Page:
Kurds may lose thousands of votes in disputed areas

April 15, 2018 at 12:47 pm

Kirkuk, 2014 elections. Two security men guarding a voting center in the center of the city. Photo: Karwan Salihi

Narin Rosatm, Erbil

The Independent High Electoral Commission (IHEC) in Iraq has said that it will not provide any ballot boxes outside Kirkuk and Salahadden provinces for the voters who have left the provinces due to the October 16, 2017 developments putting thousands of Kurdish votes near waste.

Tens of thousands of Kurdish families especially from Kirkuk, Tuz Khurmatu and the Nineveh plane left home towards Kurdistan Region due to the October developments; although many families have returned home, yet thousands of voters fear to go home or as the highway between Erbil and Kirkuk is still closed. It is likely that they will not return until May 12, 2018 the Election Day.

“Relevant authorities should endeavor to open a polling station in Erbil for those why left their home on October 16.”

Nabaz Bapeer, 32, and his sister Bafreen, now based in Erbil, are among the families that haven not returned to Kirkuk; meanwhile, they do not want to be deprived from their right to vote, so they have obtained their voting cards, “we can’t return to Kirkuk as we can’t put our family members’ life in danger,” said Nabaz Bapeer to KirkukNow. “The relevant parties should try to open polling stations for the October16th displaced people,” Bafreen told KirkukNow.

Those who fled home in the aftermath of the Iraqi federal forces’ return to the disputed areas are not recognized by the Iraqi government as internally displaced people; as a result the election commission is not required to open polling stations outside Kirkuk; The number of those left home estimated to be up to 148 thousands, according to a statistic released by the Kurdistan Regional Government’s (KRG) ministry of interior, and they say the “existence of ISIS’s hidden cells” is the main reason for not going back home.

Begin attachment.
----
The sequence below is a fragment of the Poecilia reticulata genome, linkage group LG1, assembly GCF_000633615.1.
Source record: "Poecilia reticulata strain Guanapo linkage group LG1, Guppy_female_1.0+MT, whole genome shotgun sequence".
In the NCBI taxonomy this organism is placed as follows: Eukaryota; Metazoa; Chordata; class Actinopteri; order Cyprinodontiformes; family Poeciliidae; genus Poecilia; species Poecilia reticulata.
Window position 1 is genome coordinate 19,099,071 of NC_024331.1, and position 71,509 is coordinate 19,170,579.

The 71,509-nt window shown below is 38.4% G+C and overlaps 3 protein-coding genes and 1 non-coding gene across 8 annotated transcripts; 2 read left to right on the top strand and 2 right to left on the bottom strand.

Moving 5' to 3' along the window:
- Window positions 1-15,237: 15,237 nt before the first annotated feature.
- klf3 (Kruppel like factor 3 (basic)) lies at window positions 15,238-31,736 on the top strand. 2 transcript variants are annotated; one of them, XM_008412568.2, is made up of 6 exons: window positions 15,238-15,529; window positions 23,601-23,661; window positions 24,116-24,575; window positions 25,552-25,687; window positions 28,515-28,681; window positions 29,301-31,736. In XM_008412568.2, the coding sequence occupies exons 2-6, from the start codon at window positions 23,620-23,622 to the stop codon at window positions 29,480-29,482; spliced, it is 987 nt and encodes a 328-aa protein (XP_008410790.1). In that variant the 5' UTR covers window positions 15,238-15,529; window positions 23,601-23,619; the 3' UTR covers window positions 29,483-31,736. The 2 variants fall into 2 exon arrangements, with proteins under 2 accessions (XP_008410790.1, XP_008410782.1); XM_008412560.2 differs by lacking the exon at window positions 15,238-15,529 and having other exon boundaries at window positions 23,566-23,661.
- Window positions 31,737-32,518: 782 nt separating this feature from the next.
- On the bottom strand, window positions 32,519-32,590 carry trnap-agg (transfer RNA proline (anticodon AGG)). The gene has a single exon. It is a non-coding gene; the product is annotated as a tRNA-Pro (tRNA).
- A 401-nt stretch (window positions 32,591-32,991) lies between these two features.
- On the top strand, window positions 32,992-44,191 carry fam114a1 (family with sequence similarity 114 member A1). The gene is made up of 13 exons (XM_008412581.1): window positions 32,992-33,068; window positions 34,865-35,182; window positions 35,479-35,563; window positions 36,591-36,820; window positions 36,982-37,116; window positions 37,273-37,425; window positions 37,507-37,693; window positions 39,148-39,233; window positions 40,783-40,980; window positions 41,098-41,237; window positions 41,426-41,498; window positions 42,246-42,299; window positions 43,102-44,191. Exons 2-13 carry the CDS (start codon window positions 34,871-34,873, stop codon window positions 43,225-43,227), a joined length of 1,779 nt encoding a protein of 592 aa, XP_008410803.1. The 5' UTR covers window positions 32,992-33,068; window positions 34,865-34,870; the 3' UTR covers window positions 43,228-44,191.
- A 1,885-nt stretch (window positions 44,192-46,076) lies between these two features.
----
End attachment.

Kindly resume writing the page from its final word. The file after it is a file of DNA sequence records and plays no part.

“Until now the majority of the displaced families are here (Kurdistan Region) and they are unable to return” said Kareem Sinjari , KRG’s interior minister (Senior member of Kurdistan Democratic Party (KDP)) in a joint press conference with representatives from the United Nations, international organizations and donor countries.

Based on an in-depth follow-up by KirkukNow, the majority of those who refuse to return home are members and supporters of KDP or have been affiliates of the party’s security agencies.

Previously, the KDP decided in mid-January this year to boycott the elections in Kirkuk justifying the decision by the current situation of the disputed areas which have been transformed to “military camps”, according to a statement by the party.

Kirkuk, 2017. Referendum process, and voters are looking for their names in a voting center. Photo: Karwan Salihi

“Kirkuk is under military occupation and it is unstable, so elections can’t be held in such situation” said Adnan Kirkuki member of the KDP’s Kirkuk- Garmian leadership council to KirkukNow.

Tariq Mawlood, 74, a retired brigadier in KRG’s ministry of peshmarga based in Erbil, is yet to return to Kirkuk because of the province’s political circumstances after October 16, 2017. “We left Kirkuk without being asked by anyone. Now we are asked to return for the sake of the elections. I am not going back to Kirkuk for the polls” he told KirukNow.

“”We left Kirkuk without being asked by anyone; now we’re asked to return for the sake of elections.”